The day is spent sorting, stabilizing, making phone calls, transferring and waiting for ambulance or helicopter to become available.  All the while?  Sifting through very cumbersome and inefficient computer documentation systems designed for billing not flow.  And being scrutinized for through-put, time stamps, protocols, national standards, Medicare rules, re-admissions and all that mess.

I really don’t want to sound like a complainer. What I’m concerned about is 1) the safety of the patients and 2) the physical and emotional health of the caregivers.  At the end of the day, we’re all exhausted.  And so much is going on that we can barely find the obvious stuff, much less the subtle things that can also kill.

It sometimes seems as if departments are intentionally understaffed to save money.  I understand that it’s expensive to have doctors, nurses, etc.  But administrators get mad at folks ‘standing around,’ without realizing that in the chaos and suffering of the ED, sometimes it’s really important to ‘stand around.’  To breathe, to think, to rest, to gather oneself, to look up a condition or problem, to debrief.  To eat.  To pee.

I think that the world of medicine has decended on the emergency department.  I know that we handle it valiently.  But I don’t think it’s safe; and it’s nowhere as unsafe as in the relatively under-staffed and under-equipped mid-sized community hospitals of the world.

I’m proud of what we do.  But some days, most days, I wonder how we do it.

Any thoughts?

Edwin

11 thoughts on “Mid-sized ER Madness; Thoughts?

  1. Similar to you, fresh out of residency I worked in a mid volume facility. They saw 19 to 20,000 per year and I could sleep 3 to 5 hours a night.

    Now, I’ve been doing some shifts in a facility could only seats 8000 patients per year, but I haven’t gotten more than an hour and a half of sleep at one time. Our culture has very much shifted to a 24 hour one. In addition to the reasons you cite, so many businesses stay open 24 hours a day now that people don’t think twice about going to the emergency department at 3 AM.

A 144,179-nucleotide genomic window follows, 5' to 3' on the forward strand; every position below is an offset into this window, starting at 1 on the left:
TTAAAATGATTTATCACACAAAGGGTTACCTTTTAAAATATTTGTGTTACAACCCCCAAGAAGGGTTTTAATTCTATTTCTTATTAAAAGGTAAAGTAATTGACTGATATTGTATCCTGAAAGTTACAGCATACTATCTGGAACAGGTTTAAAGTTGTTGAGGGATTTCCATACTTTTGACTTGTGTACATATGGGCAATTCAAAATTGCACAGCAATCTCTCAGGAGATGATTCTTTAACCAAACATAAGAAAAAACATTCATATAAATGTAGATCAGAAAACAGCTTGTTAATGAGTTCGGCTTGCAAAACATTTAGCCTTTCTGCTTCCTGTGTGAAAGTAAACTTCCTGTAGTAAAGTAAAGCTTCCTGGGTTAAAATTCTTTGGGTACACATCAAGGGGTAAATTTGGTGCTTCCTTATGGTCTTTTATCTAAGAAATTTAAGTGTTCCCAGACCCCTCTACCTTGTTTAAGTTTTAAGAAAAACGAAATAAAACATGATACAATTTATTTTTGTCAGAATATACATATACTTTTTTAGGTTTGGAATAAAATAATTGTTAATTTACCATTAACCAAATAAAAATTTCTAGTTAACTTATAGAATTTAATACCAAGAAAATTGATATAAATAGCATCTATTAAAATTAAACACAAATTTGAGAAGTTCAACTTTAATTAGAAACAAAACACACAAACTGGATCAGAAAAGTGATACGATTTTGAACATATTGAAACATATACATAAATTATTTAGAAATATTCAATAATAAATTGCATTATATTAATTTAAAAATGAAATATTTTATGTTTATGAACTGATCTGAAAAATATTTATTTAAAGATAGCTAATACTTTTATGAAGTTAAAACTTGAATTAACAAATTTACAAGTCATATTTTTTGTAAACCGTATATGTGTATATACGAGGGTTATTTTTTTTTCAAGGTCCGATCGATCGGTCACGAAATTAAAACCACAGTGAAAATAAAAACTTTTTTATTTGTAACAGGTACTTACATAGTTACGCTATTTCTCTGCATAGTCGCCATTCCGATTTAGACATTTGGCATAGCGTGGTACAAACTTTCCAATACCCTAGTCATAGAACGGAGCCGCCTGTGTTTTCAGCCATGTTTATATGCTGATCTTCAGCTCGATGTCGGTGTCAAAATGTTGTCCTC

2. We’re at 64k-ish/yr, and I’d still consider us “upper-midsize.” And yes, particularly at night, its busier, patients are sicker, and the spike in psycho-social stuff in my opinion, has skyrocketed.

  3. I’m not medically trained but have worked in healthcare in different administrative capacities for much of my career. It seems that more and more it’s about the bottom line. My region has been building hospitals and standalone EDs all over but we have fewer and fewer urgent care options. Urgent care doesn’t pay out quite as much. Since most patients “don’t pay” for their care, it’s all the same to them. What they don’t realize is they are the ones losing out, because what they really need is the thoughtful human touch of a qualified physician as you described. My solution is to only offer catastrophic health insurance and provide more free clinics for those who can’t pay but whose problems are not an emergency.

  4. I work in the UK, so a totally different system. 60000 would be considered a ‘very small’ ED. 80000 average. >100000 average to large. I work in a large ED (not tertiary, not trauma centre, bypassed for stroke and STEMI).
    We’d staff with 4-5 juniors (interns/jnr residents) and 2-3 seniors (snr residents) and 1-2 consultants (attendings) on the shopfloor by day, and a little less overnight. Plus 2 or 3 of what you’d call mid-levels.
    There is almost never a time when we are ‘quiet’. There is a queue to be seen throughout the night. This has become more marked over the past 5-7 years.